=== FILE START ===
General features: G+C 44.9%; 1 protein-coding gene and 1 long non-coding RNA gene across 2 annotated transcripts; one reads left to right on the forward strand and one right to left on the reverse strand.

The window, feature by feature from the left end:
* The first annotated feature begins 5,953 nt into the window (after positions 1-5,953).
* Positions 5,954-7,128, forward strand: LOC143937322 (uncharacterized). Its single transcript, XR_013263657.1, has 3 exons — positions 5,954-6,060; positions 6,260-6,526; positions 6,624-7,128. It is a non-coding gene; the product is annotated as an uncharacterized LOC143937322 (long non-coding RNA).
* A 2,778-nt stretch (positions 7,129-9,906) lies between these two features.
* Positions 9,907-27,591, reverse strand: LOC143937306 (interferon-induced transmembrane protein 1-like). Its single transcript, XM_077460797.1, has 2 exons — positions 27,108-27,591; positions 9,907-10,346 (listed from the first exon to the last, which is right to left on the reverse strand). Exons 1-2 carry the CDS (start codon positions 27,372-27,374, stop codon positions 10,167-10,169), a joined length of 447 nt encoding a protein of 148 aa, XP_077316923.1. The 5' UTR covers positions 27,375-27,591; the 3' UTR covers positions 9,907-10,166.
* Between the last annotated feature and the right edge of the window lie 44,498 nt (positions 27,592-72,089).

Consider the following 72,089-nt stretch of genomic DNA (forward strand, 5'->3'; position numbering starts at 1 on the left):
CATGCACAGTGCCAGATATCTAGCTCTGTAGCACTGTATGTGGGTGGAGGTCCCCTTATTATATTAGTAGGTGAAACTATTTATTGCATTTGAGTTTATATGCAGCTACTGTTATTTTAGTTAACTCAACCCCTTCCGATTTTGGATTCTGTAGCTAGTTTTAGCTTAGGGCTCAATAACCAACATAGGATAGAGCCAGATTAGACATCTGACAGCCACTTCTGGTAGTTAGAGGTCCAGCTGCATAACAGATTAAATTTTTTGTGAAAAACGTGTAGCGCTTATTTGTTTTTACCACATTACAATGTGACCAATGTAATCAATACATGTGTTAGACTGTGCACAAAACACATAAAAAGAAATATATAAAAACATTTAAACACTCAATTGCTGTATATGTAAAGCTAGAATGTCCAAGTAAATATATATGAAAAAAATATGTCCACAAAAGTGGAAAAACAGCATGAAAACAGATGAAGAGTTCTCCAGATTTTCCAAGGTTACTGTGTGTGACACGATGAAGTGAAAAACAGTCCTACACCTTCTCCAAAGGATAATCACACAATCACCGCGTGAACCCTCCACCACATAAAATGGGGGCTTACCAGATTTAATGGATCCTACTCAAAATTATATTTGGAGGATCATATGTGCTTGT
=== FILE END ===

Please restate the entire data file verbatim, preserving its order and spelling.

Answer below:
General features: G+C 44.9%; 1 protein-coding gene and 1 long non-coding RNA gene across 2 annotated transcripts; one reads left to right on the forward strand and one right to left on the reverse strand.

The window, feature by feature from the left end:
* The first annotated feature begins 5,953 nt into the window (after positions 1-5,953).
* Positions 5,954-7,128, forward strand: LOC143937322 (uncharacterized). Its single transcript, XR_013263657.1, has 3 exons — positions 5,954-6,060; positions 6,260-6,526; positions 6,624-7,128. It is a non-coding gene; the product is annotated as an uncharacterized LOC143937322 (long non-coding RNA).
* A 2,778-nt stretch (positions 7,129-9,906) lies between these two features.
* Positions 9,907-27,591, reverse strand: LOC143937306 (interferon-induced transmembrane protein 1-like). Its single transcript, XM_077460797.1, has 2 exons — positions 27,108-27,591; positions 9,907-10,346 (listed from the first exon to the last, which is right to left on the reverse strand). Exons 1-2 carry the CDS (start codon positions 27,372-27,374, stop codon positions 10,167-10,169), a joined length of 447 nt encoding a protein of 148 aa, XP_077316923.1. The 5' UTR covers positions 27,375-27,591; the 3' UTR covers positions 9,907-10,166.
* Between the last annotated feature and the right edge of the window lie 44,498 nt (positions 27,592-72,089).

Consider the following 72,089-nt stretch of genomic DNA (forward strand, 5'->3'; position numbering starts at 1 on the left):
CATGCACAGTGCCAGATATCTAGCTCTGTAGCACTGTATGTGGGTGGAGGTCCCCTTATTATATTAGTAGGTGAAACTATTTATTGCATTTGAGTTTATATGCAGCTACTGTTATTTTAGTTAACTCAACCCCTTCCGATTTTGGATTCTGTAGCTAGTTTTAGCTTAGGGCTCAATAACCAACATAGGATAGAGCCAGATTAGACATCTGACAGCCACTTCTGGTAGTTAGAGGTCCAGCTGCATAACAGATTAAATTTTTTGTGAAAAACGTGTAGCGCTTATTTGTTTTTACCACATTACAATGTGACCAATGTAATCAATACATGTGTTAGACTGTGCACAAAACACATAAAAAGAAATATATAAAAACATTTAAACACTCAATTGCTGTATATGTAAAGCTAGAATGTCCAAGTAAATATATATGAAAAAAATATGTCCACAAAAGTGGAAAAACAGCATGAAAACAGATGAAGAGTTCTCCAGATTTTCCAAGGTTACTGTGTGTGACACGATGAAGTGAAAAACAGTCCTACACCTTCTCCAAAGGATAATCACACAATCACCGCGTGAACCCTCCACCACATAAAATGGGGGCTTACCAGATTTAATGGATCCTACTCAAAATTATATTTGGAGGATCATATGTGCTTGT